Cannabinoids and Endocannabinoids, and Prospective Modulation of EC Signaling in Neurodegenerative, Cardiovascular and Allied Disorders
Dr Vinod Nikhra
Preprint, May 2019
Doi : 10.13140/RG.2.2.36649.24165
CANNABIS USE AND AVAILABILITY: The Cannabis derivatives have been used for recreational and medicinal purposes since ancient times. Because of the additive potential of cannabis products, their sale, possession and use are variously regulated in different countries throughout the world. Still as a psychoactive drug, cannabis continues to find extensive favour among recreational and medical users in the USA and other countries having led to decriminalise cannabis use for recreational and medicinal purposes.
ECS: RECEPTORS, LIGANDS AND SIGNALING: The endocannabinoid system comprises of the G-protein coupled CB1 and CB2 receptors, their endogenous lipid ligands or endocannabinoids, and synthetic and degrading enzymes. The CB1 is widely expressed within the CNS. The major endocannabinoids, anandamide and 2- arachidonoylglycerol (2-AG) exert cannabino-mimetic effects through the CB1 and CB2 receptors located on presynaptic membranes in the CNS and in peripheral tissues, respectively.
THE CNS REWARD CIRCUITRY: The cannabinoid receptors and their endogenous ligands are widely expressed in the brain and particularly influence the neuronal circuits such as the meso-cortico-limbic pathways. The CB1R signaling influences the motivation for both natural rewards (such as palatable food, sexual activity and social interaction) and modulates the rewarding effects of food and drugs.
PROSPECTS FOR THERAPEUTIC MODULATION OF ECS: The ECS is involved in various physiological and homeostatic functions, and its derangement has been implicated in a multitude of pathological alterations and diseases. Modulating the ECS activity holds a therapeutic promise for neurodegenerative, cardiovascular and inflammatory disorders; obesity, T2DM, metabolic syndrome and cachexia; chemotherapy-induced nausea and vomiting; tissue inflammation and pain, cardiovascular, gastrointestinal, intractable epilepsy and various psychiatric disorders.
KEYWORDS : Anandamide, 2-arachidonoylglycerol, Cannabis, Cannabinoids, Cannabinoid receptors, Endocannabinoids, Endocannabinoid system, Marijuana, Phytocannabinoids, Synthetic cannabinoids, Tetrahydrocannabinol.
1. CANNABIS USE AND AVAILABILITY
1.1 Cannabis Use through Olden Times
The Cannabis derivatives have been used for recreational and medicinal purposes since ancient times (1). Cannabis extracts known by various names, contain more than 500compounds, of which about 110 are cannabinoids (2). Though each cannabinoid has distinct pharmacological properties, tetra-hydro-cannabinol (THC or Δ9THC), cannabinol (CBN) and cannabidiol (CBD) have been studied in details and have a broad spectrum of actions, including analgesic and anti-inflammatory effects. THC acts selectively in the central nervous system (CNS) by binding to both CB1 and CB2 with high affinity, whereas CBD, a non-psychoactive component, has low affinity for CB1 and CB2 receptors (3). When activated, both these receptors inhibit formation of the second messenger cAMP, and modulate other signal transduction pathways such as extracellular regulated kinases, β- arrestin, and ion channels.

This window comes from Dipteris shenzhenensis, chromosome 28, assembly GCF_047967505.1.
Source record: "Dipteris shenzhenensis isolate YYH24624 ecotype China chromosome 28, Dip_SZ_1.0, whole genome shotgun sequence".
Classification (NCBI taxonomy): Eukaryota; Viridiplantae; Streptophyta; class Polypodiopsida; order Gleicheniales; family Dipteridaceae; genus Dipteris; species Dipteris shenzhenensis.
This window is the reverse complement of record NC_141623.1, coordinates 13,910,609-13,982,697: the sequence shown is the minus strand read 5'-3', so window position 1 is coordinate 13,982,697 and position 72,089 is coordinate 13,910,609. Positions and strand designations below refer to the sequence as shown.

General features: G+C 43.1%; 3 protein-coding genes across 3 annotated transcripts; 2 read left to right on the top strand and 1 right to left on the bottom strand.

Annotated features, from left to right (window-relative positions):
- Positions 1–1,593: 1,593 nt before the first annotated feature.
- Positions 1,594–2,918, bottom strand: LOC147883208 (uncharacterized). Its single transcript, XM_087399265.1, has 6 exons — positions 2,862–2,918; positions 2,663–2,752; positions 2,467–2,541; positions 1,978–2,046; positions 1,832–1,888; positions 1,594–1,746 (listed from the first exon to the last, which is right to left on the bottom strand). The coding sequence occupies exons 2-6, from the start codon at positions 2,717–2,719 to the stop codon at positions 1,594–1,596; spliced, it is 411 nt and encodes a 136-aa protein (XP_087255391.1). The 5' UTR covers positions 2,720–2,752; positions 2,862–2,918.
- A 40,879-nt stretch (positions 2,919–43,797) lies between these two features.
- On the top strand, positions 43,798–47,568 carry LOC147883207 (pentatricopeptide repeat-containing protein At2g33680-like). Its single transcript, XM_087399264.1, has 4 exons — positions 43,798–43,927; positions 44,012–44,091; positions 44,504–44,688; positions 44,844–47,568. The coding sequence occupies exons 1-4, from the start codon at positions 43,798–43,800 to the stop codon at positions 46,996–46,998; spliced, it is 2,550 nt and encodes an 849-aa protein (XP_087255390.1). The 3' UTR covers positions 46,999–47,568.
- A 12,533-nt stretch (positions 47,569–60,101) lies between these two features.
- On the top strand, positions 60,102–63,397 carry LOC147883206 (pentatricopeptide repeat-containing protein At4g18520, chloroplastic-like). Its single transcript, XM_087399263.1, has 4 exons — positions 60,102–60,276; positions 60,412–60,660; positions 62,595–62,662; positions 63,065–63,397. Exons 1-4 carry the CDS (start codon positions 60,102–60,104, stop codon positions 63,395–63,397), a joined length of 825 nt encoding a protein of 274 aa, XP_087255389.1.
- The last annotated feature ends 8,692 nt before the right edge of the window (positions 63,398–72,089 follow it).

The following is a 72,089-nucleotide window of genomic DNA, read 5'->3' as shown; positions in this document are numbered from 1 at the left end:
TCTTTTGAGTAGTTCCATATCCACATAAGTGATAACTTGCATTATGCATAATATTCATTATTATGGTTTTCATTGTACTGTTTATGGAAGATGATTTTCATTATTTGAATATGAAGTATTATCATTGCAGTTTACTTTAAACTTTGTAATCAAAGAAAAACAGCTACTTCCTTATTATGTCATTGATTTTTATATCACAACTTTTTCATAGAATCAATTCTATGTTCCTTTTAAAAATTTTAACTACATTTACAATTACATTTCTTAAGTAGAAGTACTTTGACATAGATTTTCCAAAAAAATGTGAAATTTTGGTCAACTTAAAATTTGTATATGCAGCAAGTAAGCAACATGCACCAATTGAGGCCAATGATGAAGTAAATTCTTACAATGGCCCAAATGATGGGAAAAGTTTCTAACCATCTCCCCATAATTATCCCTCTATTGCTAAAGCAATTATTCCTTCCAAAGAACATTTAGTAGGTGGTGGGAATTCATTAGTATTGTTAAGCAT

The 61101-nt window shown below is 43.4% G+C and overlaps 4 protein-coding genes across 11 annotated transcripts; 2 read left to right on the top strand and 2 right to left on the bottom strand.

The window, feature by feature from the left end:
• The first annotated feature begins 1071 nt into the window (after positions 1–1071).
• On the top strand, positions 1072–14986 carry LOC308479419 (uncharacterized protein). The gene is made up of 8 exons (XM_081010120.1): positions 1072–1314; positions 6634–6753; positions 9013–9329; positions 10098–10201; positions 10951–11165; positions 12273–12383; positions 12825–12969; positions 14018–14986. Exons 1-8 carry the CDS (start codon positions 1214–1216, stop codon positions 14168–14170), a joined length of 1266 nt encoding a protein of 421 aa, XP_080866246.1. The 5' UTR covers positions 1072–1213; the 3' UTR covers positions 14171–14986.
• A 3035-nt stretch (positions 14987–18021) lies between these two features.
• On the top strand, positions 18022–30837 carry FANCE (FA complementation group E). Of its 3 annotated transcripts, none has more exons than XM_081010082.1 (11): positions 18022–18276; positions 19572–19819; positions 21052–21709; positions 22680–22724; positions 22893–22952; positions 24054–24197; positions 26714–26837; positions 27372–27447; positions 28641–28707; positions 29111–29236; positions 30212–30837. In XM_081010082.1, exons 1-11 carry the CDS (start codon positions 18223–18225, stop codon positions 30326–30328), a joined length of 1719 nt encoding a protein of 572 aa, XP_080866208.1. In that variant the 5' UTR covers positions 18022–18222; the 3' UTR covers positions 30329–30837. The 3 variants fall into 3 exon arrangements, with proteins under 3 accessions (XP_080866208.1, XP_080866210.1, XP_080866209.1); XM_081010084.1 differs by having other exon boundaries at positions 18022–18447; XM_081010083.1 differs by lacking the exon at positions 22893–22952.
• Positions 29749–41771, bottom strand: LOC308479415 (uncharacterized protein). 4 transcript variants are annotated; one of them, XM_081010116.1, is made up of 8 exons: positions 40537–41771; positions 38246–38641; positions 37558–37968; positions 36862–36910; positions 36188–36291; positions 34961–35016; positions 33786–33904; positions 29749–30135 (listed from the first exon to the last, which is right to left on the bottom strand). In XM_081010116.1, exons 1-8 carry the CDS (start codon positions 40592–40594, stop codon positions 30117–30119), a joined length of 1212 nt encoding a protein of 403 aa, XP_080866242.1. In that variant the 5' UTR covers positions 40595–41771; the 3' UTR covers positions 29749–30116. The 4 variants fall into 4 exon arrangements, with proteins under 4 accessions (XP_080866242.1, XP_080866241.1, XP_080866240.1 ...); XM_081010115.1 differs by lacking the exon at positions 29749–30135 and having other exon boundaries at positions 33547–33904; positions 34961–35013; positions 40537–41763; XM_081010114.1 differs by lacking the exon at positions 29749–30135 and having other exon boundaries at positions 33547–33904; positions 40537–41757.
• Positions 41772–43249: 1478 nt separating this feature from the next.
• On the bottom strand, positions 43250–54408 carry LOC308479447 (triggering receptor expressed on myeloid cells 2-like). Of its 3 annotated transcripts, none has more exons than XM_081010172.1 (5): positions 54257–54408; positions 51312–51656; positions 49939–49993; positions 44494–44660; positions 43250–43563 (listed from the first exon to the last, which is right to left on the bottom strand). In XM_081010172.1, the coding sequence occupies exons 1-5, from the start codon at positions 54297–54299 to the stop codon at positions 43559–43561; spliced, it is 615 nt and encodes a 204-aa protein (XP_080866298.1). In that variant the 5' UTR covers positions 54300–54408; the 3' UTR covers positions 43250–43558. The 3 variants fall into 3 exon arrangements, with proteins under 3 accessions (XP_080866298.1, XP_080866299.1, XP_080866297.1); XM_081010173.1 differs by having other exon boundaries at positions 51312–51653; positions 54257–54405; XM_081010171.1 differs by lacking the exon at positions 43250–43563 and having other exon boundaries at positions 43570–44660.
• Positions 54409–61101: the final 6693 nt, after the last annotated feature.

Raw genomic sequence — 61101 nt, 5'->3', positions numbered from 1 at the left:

1.2 Regulated Availability
Because of the additive potential of cannabis products, their sale, possession and use are variously regulated in the past and presently, strictly or slackly, in different countries throughout the world where the legality of cannabis for medical and recreational use varies in each country, in terms of its possession, distribution, cultivation and consumption and use for the medical conditions (4). The policies in most countries are regulated by the United Nations Single Convention on Narcotic Drugs ratified in 1961, as well as the 1971 Convention on Psychotropic Substances and the 1988 Convention against Illicit Traffic in Narcotic Drugs and Psychotropic Substances.
The use of cannabis for recreational purposes is prohibited in most countries; however, many have adopted a policy of decriminalization to make the simple possession and use in a low dose a non-criminal act (5). Uruguay and Canada have fully legalized the consumption and sale of recreational cannabis, whereas in the United States of America ten states and the District of Columbia have legalized the recreational use of cannabis although it remains federally illegal, though the laws varying from state to state when it comes to the commercial sale (6). The court rulings in Georgia and South Africa have led to the legalization of cannabis consumption. A policy of limited enforcement has also been adopted in many European countries like Spain and the Netherlands where the sale of cannabis is tolerated at licensed establishments. The countries that have legalized the medical use of cannabis include Australia, Canada, Chile, Colombia, Croatia, Cyprus, Finland, Germany, Greece, Israel, Italy, Luxembourg, North Macedonia, Norway, the Netherlands, New Zealand, Peru, Poland, and Thailand. Other countries have restrictive laws allowing the use of certain cannabis-derived pharmaceutical drugs, such as Sativex, Marinol or Epidiolex. Cannabis in India has been used since ancient times and the common cannabis preparations include charas (resin), ganja (flower) and bhang (seeds and leaves), with a milkshake made from bhang. As per the United Nations Office on Drugs and Crime (UNDOC) South Asia, the prevalence of cannabis abuse in India is ~3.2% (7).